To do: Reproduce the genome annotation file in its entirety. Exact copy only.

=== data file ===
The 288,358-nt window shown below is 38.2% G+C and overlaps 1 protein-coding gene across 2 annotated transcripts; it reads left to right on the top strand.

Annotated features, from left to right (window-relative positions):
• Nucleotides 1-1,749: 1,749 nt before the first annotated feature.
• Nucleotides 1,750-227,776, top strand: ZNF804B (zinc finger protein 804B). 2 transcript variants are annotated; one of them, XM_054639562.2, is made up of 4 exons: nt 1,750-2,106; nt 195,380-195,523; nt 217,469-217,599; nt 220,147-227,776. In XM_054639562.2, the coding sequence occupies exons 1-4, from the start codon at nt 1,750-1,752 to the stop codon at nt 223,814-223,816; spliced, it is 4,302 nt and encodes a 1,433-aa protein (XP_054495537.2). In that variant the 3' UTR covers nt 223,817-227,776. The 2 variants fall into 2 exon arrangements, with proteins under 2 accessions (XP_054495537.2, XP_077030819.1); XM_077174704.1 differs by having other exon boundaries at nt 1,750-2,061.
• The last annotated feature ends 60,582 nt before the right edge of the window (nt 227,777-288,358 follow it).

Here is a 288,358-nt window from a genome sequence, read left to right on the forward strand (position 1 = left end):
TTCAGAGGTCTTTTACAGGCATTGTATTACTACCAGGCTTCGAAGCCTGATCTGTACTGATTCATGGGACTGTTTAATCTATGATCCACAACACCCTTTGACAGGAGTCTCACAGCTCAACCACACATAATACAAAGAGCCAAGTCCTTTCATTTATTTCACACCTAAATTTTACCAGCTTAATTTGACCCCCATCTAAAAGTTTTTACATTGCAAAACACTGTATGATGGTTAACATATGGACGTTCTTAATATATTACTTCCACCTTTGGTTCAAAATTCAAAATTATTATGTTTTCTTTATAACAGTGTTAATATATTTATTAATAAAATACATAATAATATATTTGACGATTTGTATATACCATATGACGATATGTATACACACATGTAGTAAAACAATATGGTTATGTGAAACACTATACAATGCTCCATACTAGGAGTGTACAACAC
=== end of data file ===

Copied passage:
The 288,358-nt window shown below is 38.2% G+C and overlaps 1 protein-coding gene across 2 annotated transcripts; it reads left to right on the top strand.

Annotated features, from left to right (window-relative positions):
• Nucleotides 1-1,749: 1,749 nt before the first annotated feature.
• Nucleotides 1,750-227,776, top strand: ZNF804B (zinc finger protein 804B). 2 transcript variants are annotated; one of them, XM_054639562.2, is made up of 4 exons: nt 1,750-2,106; nt 195,380-195,523; nt 217,469-217,599; nt 220,147-227,776. In XM_054639562.2, the coding sequence occupies exons 1-4, from the start codon at nt 1,750-1,752 to the stop codon at nt 223,814-223,816; spliced, it is 4,302 nt and encodes a 1,433-aa protein (XP_054495537.2). In that variant the 3' UTR covers nt 223,817-227,776. The 2 variants fall into 2 exon arrangements, with proteins under 2 accessions (XP_054495537.2, XP_077030819.1); XM_077174704.1 differs by having other exon boundaries at nt 1,750-2,061.
• The last annotated feature ends 60,582 nt before the right edge of the window (nt 227,777-288,358 follow it).

Here is a 288,358-nt window from a genome sequence, read left to right on the forward strand (position 1 = left end):
TTCAGAGGTCTTTTACAGGCATTGTATTACTACCAGGCTTCGAAGCCTGATCTGTACTGATTCATGGGACTGTTTAATCTATGATCCACAACACCCTTTGACAGGAGTCTCACAGCTCAACCACACATAATACAAAGAGCCAAGTCCTTTCATTTATTTCACACCTAAATTTTACCAGCTTAATTTGACCCCCATCTAAAAGTTTTTACATTGCAAAACACTGTATGATGGTTAACATATGGACGTTCTTAATATATTACTTCCACCTTTGGTTCAAAATTCAAAATTATTATGTTTTCTTTATAACAGTGTTAATATATTTATTAATAAAATACATAATAATATATTTGACGATTTGTATATACCATATGACGATATGTATACACACATGTAGTAAAACAATATGGTTATGTGAAACACTATACAATGCTCCATACTAGGAGTGTACAACAC